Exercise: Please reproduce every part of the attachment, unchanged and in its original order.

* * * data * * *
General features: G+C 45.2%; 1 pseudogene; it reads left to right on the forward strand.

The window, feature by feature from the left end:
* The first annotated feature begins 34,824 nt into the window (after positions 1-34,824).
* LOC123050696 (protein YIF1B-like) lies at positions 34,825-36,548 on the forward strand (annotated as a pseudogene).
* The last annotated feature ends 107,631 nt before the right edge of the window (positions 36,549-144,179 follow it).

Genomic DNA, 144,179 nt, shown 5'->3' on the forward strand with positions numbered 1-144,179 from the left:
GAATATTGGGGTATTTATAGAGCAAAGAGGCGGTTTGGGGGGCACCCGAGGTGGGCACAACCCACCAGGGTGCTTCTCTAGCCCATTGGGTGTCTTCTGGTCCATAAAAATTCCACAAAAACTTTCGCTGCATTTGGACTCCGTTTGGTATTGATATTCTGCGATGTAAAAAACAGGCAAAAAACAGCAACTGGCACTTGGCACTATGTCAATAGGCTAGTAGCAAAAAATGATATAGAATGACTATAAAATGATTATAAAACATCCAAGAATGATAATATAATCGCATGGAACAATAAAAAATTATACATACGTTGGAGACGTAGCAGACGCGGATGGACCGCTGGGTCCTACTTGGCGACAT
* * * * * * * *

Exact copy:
General features: G+C 45.2%; 1 pseudogene; it reads left to right on the forward strand.

The window, feature by feature from the left end:
* The first annotated feature begins 34,824 nt into the window (after positions 1-34,824).
* LOC123050696 (protein YIF1B-like) lies at positions 34,825-36,548 on the forward strand (annotated as a pseudogene).
* The last annotated feature ends 107,631 nt before the right edge of the window (positions 36,549-144,179 follow it).

Genomic DNA, 144,179 nt, shown 5'->3' on the forward strand with positions numbered 1-144,179 from the left:
GAATATTGGGGTATTTATAGAGCAAAGAGGCGGTTTGGGGGGCACCCGAGGTGGGCACAACCCACCAGGGTGCTTCTCTAGCCCATTGGGTGTCTTCTGGTCCATAAAAATTCCACAAAAACTTTCGCTGCATTTGGACTCCGTTTGGTATTGATATTCTGCGATGTAAAAAACAGGCAAAAAACAGCAACTGGCACTTGGCACTATGTCAATAGGCTAGTAGCAAAAAATGATATAGAATGACTATAAAATGATTATAAAACATCCAAGAATGATAATATAATCGCATGGAACAATAAAAAATTATACATACGTTGGAGACGTAGCAGACGCGGATGGACCGCTGGGTCCTACTTGGCGACAT